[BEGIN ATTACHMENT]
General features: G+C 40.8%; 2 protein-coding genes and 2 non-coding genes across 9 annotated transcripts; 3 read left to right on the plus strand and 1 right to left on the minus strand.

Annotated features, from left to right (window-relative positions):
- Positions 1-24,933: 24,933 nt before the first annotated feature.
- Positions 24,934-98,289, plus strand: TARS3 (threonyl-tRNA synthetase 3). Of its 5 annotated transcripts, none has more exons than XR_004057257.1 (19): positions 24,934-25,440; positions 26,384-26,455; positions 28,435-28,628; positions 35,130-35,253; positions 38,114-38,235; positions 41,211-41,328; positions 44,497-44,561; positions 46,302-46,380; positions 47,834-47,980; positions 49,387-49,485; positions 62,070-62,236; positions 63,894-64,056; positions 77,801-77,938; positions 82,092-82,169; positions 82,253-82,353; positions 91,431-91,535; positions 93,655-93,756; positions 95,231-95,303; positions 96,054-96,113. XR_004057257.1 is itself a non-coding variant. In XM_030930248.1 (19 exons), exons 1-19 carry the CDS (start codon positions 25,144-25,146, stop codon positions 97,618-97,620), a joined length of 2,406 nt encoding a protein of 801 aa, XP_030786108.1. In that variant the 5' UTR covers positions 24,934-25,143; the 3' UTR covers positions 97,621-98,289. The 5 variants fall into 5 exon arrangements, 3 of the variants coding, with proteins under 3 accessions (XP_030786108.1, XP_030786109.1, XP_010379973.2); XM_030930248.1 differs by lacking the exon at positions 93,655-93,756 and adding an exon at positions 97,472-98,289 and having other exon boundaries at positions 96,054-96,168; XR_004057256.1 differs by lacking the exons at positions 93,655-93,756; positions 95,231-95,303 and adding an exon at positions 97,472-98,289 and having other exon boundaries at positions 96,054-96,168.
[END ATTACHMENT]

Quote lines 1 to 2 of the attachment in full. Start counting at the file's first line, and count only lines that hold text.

General features: G+C 40.8%; 2 protein-coding genes and 2 non-coding genes across 9 annotated transcripts; 3 read left to right on the plus strand and 1 right to left on the minus strand.

Annotated features, from left to right (window-relative positions):